Saturday, 3 December 2011

What is a Learning Organization?

Recently Accounting Research Institute, the umbrella entity of Government Linked Companies Research Centre, organised a training in Islamic Finance. The two day training was conducted by IBFIM, a renowned training centre of Islamic Financing. The training was attended by 21 lecturers of the Faculty Of Accountancy, UiTM. It is part of our ongoing training to equip our lecturers in the skills of Islamic Finance.

Other than universities, , a corporation or companies also needs training. It has been shown in many research findings that a learning organizaton is able to perform well in their annual financial results. A learning organization starts from the top. If board of directors and senior management are serious in implementing learning and knowledge management in their corporations, middle and lower management including the lowest level of employees, would be more than ready to participate. A learning organization requires the board to commit to and act upon four conditions:

1. That each member of the organization is encouraged to learn regularly and rigorously from their daily work, and to ensure time is budgeted from this.

2. That there are systems in place to capture that learning, celebrate and reward it, and move it to where it is needed.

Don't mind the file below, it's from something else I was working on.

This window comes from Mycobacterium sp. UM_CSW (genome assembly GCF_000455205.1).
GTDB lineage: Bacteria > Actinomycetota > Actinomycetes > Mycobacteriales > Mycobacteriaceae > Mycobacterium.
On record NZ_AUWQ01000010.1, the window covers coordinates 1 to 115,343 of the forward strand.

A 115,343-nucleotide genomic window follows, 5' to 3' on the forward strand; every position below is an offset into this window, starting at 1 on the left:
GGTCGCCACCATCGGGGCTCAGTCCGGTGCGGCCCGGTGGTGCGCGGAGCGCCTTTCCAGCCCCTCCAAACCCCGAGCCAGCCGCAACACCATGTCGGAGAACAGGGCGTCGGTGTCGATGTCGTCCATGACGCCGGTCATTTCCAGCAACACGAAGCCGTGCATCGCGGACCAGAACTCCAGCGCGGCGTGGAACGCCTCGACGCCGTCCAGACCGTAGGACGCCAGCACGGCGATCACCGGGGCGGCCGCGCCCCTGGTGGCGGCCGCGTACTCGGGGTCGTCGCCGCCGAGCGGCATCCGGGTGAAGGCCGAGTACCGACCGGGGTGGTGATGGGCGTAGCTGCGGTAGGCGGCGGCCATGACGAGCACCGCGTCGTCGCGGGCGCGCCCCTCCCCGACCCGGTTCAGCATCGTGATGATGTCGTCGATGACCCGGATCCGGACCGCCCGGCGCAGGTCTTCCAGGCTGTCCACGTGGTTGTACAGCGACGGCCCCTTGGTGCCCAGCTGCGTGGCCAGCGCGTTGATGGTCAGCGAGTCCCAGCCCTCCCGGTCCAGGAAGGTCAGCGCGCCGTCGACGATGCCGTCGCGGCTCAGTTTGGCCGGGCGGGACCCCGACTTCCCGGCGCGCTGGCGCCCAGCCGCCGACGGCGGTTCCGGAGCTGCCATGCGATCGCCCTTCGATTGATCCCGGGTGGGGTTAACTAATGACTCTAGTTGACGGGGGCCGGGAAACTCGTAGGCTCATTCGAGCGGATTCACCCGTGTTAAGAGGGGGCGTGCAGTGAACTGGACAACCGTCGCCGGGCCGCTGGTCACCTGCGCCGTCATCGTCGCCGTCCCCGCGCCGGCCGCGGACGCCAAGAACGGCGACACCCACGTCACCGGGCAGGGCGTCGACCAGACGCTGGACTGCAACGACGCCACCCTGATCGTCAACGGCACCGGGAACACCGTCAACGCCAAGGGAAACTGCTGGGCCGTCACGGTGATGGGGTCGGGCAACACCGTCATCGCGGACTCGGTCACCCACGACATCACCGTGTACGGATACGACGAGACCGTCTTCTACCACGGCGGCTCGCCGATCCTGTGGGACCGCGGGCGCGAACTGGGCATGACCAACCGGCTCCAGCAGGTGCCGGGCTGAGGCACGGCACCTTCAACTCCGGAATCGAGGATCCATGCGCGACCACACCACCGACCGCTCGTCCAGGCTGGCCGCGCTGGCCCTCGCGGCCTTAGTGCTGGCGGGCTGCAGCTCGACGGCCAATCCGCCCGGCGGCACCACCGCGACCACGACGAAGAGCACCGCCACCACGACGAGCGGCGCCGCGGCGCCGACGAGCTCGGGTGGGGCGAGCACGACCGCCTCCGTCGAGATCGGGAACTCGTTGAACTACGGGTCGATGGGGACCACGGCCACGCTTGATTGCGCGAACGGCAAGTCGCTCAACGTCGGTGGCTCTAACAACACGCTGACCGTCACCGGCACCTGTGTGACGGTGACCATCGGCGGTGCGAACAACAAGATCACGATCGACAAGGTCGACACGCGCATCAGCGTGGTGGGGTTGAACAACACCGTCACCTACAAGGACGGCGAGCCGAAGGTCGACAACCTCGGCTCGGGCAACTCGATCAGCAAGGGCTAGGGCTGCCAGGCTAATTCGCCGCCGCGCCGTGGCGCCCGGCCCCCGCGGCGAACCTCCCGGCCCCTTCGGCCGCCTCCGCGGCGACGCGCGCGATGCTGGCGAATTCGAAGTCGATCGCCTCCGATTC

3. That the organization is encouraged by its owners and directors to transform itself continouslythrough its internal and external learning processes.

4. That such learning is valued in the appraisal and reward systems and in the asset base of the organization.


During the UMNO Convention at PWTC, Kuala Lumpur, a Perak delegate proposed that UMNO stalwarts should head GLCs to ensure that qualified Malay entrepreneurs and companies receive projects from GLCs. I doubt whether this is a good proposal.
Firstly, appointing politicians as directors could hamper firm performance. This is due to the fact that most of them do not possess appropriate expertise and skills in strategic goals, firm’s operations and products. Since they know very little about the nature of business of a corporation, what can they contribute to the board decision making? Running a political party is not the same as running a corporation. A corporation must be headed by a person who has the vision to enhance the shareholders’ value of the company. The company must be run with proper corporate governance mechanisms, with accountability, transparency and high integrity.
Since politicians were typically appointed as non-executive directors, they would have limited access to management except during board meetings. As such, their contribution to firm performance raises reservations. I would prefer GLCs be run by professionals who can deliver.